• Reducing Flooding Impacts in Coastal Towns

    Researchers study the benefits and costs of flood-reduction strategies aimed at increasing coastal resilience to storms and sea-level rise. The researchers will apply advanced computer models to simulate how these strategies affect water levels both on the surface and underground and the flooding of homes, businesses and infrastructure.

  • How Mega-Floods Can Be Predicted

    When floods are predicted only on the basis of local data, there may be unpleasant surprises. A new method makes it possible to significantly improve predictions - using international data from hydrologically similar areas.

  • Reforms Needed to Expand Prescribed Burns

    Prescribed fire, which mimics natural fire regimes, can help improve forest health and reduce the likelihood of catastrophic wildfire. But this management tool is underused in the fire-prone U.S. West and Baja California, Mexico, due to several barriers. Study highlights four strategies to overcome barriers to prescribed fire in the West.

  • Making Flood-Prone Areas in New Jersey More Resilient to Climate Change

    State and federal programs that enable the acquisition of flood-prone properties from willing homeowners at fair market value and then clear the land represent powerful first steps toward resilience.

  • Scientists Map Loss of Groundwater Storage Around the World

    Global water resources are stretched by climate change and human population growth, and farms and cities are increasingly turning to groundwater to fill their needs. Unfortunately, the pumping of groundwater can cause the ground surface above to sink. A new study maps, for the first time, the permanent loss of aquifer storage capacity occurring globally.

  • Protecting Critical Infrastructure During Uncertain Times

    Throughout November, the Science and Technology Directorate (S&T) will commemorate Critical Infrastructure Security and Resilience Month. The timing of this year’s monthlong spotlight on our nation’s critical infrastructure is especially significant. Between ongoing severe weather events affecting the nation (and our neighbors to the south), a resurgence of COVID-19, the looming threat of a government shutdown, and more, now is the time to turn research into action. 

  • States Working to Safeguard America’s Most Important River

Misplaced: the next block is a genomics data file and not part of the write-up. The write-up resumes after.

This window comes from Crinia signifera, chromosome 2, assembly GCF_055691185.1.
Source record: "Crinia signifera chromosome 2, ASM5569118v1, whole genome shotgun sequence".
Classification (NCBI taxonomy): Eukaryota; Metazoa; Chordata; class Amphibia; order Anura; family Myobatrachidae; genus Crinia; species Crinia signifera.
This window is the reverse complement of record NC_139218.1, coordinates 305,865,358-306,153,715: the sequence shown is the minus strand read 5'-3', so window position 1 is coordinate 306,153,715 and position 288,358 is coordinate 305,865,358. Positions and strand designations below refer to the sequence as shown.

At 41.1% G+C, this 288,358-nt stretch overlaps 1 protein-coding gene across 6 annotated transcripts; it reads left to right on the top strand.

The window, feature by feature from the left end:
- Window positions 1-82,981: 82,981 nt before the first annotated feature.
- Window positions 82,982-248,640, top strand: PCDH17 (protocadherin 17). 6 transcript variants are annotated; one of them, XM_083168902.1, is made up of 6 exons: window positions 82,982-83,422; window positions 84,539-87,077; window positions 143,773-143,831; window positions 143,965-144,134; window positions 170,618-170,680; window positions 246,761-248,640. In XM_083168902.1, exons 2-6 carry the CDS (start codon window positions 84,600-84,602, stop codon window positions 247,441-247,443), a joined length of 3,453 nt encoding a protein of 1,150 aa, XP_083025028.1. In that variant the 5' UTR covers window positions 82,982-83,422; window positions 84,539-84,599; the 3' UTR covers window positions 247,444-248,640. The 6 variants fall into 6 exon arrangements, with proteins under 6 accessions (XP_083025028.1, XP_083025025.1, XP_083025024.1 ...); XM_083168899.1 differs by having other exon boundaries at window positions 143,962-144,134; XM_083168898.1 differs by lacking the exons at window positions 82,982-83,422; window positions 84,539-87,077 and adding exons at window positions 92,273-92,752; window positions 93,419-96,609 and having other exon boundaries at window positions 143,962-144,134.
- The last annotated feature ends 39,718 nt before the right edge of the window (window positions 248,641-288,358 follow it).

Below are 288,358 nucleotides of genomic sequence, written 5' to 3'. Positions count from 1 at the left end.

Political leaders in the Mississippi River area are looking to form a multistate compact to manage threats from climate change, water pollution and drought-affected regions elsewhere. Twenty million people drink from the Mississippi River and its tributaries every day, and the river has led to more than 350,000 jobs and generates more than $21 billion in annual tourism, fishing and recreation spending.

  • Residents Unprepared for Wildland Fires, Face Barriers in Implementing Prevention Measures

    Individual and social factors contribute to lack of preparedness, despite many available residential wildfire mitigation and educational programs.

  • Rising Seas Tighten Vise on Miami Even for People Who Are Not Flooded

    In coming decades, four out of five residents of Florida’s Miami-Dade County area may face disruption or displacement, whether they live in flood zones or not – and indirect pressures on many areas could outweigh direct inundation.

  • NSF invests $35M in future manufacturing

    Manufacturing is a linchpin of the U.S. economy, bolstering national security, economic growth, and American employment. The National Science Foundation (NSF) makes targeted investments in the future of manufacturing research and helps grow the manufacturing workforce.

  • First-of-Its Kind Dataset Shows Future Flooding Risk at Neighborhood Level

    Climate change fueled extreme weather events, like flooding, are happening more frequently. ANL researchers and partners have developed a new methodology for estimating increased flood risk from climate change.

  • Germany: Copper Theft Hits Critical Infrastructure, Business

    Metal theft by criminal gangs in Germany is alarming the public and businesses. This year, the newspaper found, copper thefts have already led to 2,644 train delays, totaling well over 700 hours. The disruptions will worsen as copper prices rise.

  • Largest Fire Death Toll Belongs to Aftermath of 1923 Japan Earthquake

    Fires that raged in the days following the 1 September 1923 magnitude 7.9 Kantō earthquake killed roughly 90% of the 105,000 people who perished in and around Tokyo, making it one of the deadliest natural disasters in history—comparable to the number of people killed in the World War II atomic bombing of Hiroshima.

  • Climate Risks Place 39 Million U.S. Homes at Risk of Losing Their Insurance

    From California to Florida, homeowners have been facing a new climate reality: Insurance companies don’t want to cover their properties. According to a report released today, the problem will only get worse. “Sound pricing is going to make it unaffordable to live in certain places as climate impacts emerge,” says one expert.

  • Harmonization of Cyber Incident Reporting for Critical Infrastructure Entities

    DHS outlined a series of actionable recommendations on how the federal government can streamline and harmonize the reporting of cyber incidents to better protect the nation’s critical infrastructure.